The Graf brothers all loved nature, the outdoors, and animals. My father would watch shows about the animal kingdom and would tell us stories of the pets he owned growing up in Warka, Poland. A porcupine, really? He was already well into his seventies when he suddenly decided to stop eating chicken and beef, purely for ethical reasons. With longing and affection, my father would talk about the orchard and vegetable garden behind his mother’s home. At the farmer’s market he would choose his fruits and vegetables with such care and tenderness, rotating each apple or pear to make sure it was blemish free, fresh, firm, and fragrant with ripeness, intent on selecting the best he could find.
The brothers were all avid gardeners, and I was fairly certain that their green thumbs were not passed down to my city hands. I love the idea of gardening, to be able to go into your backyard and plan your meal based on what’s ready to be picked. After a long hiatus, I was determined to try my hand at vegetable gardening once again and so I ruthlessly pulled out a whole bed of roses. It took months to prepare the soil and put in the first raised bed. During a trip back East my cousin Janine laid out the plans for my garden and I use it as my roadmap. Not only does it guide me but it provides me with inspiration, knowing that another branch of the Graf family are successful gardeners. My first planting included broccoli which was a complete failure, basil which was immediately consumed by insects and several plants of red leaf lettuce which grew well, but became limp immediately after being harvested, not a desirable texture for a fresh salad. I thought I would try kale and swiss chard and finally I was able to experience the sense of pride that comes with success. There is more chard and kale in my garden than I know what to do with.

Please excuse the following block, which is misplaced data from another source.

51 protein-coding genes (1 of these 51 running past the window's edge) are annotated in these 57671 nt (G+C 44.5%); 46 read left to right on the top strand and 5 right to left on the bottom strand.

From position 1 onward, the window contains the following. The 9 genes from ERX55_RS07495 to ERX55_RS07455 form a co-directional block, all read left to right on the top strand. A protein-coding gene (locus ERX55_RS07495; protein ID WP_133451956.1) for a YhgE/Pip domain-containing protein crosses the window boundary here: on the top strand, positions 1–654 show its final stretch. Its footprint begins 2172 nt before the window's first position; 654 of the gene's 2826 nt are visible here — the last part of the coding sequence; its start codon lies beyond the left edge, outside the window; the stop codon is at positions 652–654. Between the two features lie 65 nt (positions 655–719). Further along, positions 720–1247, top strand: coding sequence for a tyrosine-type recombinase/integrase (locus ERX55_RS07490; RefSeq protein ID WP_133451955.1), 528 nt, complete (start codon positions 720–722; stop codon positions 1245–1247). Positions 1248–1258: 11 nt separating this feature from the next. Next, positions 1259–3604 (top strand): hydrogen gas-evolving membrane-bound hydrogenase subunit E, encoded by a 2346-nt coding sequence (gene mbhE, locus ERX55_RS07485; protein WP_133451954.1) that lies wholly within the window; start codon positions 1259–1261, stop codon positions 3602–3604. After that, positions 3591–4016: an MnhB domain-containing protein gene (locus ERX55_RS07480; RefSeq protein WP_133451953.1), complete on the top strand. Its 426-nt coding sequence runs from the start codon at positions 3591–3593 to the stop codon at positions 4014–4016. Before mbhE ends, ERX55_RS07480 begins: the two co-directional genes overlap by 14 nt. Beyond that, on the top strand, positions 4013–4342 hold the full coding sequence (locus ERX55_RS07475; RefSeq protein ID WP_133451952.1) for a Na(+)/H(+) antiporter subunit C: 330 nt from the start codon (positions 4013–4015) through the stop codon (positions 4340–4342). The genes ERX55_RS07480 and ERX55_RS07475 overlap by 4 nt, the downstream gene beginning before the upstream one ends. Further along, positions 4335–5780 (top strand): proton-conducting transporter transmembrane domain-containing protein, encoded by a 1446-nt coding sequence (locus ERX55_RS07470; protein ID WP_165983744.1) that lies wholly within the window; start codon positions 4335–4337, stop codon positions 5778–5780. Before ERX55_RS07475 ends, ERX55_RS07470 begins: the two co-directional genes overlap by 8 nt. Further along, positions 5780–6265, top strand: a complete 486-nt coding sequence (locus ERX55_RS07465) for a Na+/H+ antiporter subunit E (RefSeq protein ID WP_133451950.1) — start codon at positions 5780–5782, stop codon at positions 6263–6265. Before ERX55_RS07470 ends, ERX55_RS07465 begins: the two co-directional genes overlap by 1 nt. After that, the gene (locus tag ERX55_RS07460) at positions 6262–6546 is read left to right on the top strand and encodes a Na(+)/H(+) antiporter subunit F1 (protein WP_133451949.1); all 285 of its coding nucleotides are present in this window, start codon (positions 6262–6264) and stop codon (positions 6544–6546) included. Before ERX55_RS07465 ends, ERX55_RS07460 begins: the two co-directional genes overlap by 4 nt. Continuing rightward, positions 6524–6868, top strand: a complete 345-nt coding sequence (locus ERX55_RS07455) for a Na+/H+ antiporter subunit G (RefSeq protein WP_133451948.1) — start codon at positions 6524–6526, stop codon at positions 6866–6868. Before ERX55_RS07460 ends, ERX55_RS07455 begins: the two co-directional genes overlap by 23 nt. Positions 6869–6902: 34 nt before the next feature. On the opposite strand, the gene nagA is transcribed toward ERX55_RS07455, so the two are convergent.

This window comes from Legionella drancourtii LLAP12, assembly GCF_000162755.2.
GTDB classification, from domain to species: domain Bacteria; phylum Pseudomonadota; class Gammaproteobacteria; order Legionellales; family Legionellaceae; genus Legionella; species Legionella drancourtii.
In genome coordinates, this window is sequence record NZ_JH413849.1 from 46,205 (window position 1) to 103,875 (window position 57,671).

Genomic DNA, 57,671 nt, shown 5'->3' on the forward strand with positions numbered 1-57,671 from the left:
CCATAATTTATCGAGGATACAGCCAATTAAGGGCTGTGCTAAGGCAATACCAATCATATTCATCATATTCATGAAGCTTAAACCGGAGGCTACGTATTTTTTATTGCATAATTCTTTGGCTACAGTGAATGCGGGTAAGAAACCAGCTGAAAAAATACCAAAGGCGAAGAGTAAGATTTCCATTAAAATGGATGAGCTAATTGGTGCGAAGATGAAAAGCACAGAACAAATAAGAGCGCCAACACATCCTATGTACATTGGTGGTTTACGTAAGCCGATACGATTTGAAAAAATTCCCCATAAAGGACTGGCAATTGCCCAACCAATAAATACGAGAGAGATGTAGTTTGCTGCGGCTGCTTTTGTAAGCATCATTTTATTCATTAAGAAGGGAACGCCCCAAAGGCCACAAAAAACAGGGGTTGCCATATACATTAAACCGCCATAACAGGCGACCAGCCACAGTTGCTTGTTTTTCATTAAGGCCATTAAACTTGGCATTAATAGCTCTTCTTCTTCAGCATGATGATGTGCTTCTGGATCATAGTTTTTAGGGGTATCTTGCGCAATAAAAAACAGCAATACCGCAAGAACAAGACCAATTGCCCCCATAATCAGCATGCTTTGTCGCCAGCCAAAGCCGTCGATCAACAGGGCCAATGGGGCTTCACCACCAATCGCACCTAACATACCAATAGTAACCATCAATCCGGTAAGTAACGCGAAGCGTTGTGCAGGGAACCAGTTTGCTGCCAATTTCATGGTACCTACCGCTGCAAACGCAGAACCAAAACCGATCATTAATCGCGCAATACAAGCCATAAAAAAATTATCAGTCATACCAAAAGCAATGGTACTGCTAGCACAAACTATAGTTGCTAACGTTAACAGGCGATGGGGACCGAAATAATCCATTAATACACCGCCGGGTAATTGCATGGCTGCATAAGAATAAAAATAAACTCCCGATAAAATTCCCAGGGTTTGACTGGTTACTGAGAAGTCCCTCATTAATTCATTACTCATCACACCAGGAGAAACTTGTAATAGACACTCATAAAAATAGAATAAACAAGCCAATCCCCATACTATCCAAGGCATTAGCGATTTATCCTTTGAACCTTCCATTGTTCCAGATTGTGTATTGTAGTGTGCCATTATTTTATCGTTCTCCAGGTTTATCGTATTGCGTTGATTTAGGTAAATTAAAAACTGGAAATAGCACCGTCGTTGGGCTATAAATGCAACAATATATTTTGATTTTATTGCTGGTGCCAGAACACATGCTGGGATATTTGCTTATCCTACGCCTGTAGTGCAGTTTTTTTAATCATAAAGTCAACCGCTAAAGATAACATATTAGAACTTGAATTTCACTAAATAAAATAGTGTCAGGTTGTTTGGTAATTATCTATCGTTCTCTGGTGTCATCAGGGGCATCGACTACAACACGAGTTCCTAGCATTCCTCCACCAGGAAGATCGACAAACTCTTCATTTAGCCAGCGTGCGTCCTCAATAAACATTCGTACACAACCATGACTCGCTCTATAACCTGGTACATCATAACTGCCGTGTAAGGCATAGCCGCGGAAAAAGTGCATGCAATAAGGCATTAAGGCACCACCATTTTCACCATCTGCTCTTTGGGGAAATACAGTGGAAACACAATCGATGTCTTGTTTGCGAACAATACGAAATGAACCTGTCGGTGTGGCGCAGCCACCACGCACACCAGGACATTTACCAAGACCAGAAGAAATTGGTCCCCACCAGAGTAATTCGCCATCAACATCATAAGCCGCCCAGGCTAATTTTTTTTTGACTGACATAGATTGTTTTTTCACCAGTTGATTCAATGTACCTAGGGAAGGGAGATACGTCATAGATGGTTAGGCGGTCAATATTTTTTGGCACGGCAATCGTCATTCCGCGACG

My father would probably chuckle at my meager garden but despite its small size, the pleasure that I derive from it is immeasurable. My father and I never gardened together, I was too young and independent to listen to his advice when he offered it, but now each time I am in the garden I think of Harry, Charlie and Jack, and the legacy they left behind.
Curried Swiss Chard and Lentil Stew (adapted from a recipe from Bon Appetit)
2 tablespoons olive oil
1 large onion, thinly sliced
5 tsp curry powder
1 /2 tsp chili powder
42 oz. pareve chicken stock or vegetable broth
1 large bunch Swiss chard, stems thinly sliced and leaves coarsely chopped (about 12 cups)
1 pound brown lentils, rinsed well
1 15-ounce can garbanzo beans
2 tsp salt
1 heaping tsp cumin.
Saute onion in olive oil till golden. Add spices and sauté for several minutes, till fragrant. Add broth and bring to a boil, then put in lentils and garbanzo beans. Lower heat to a simmer, add salt and chard, and cover. Cook till lentils are tender but still whole. About 20 minutes. Serves 6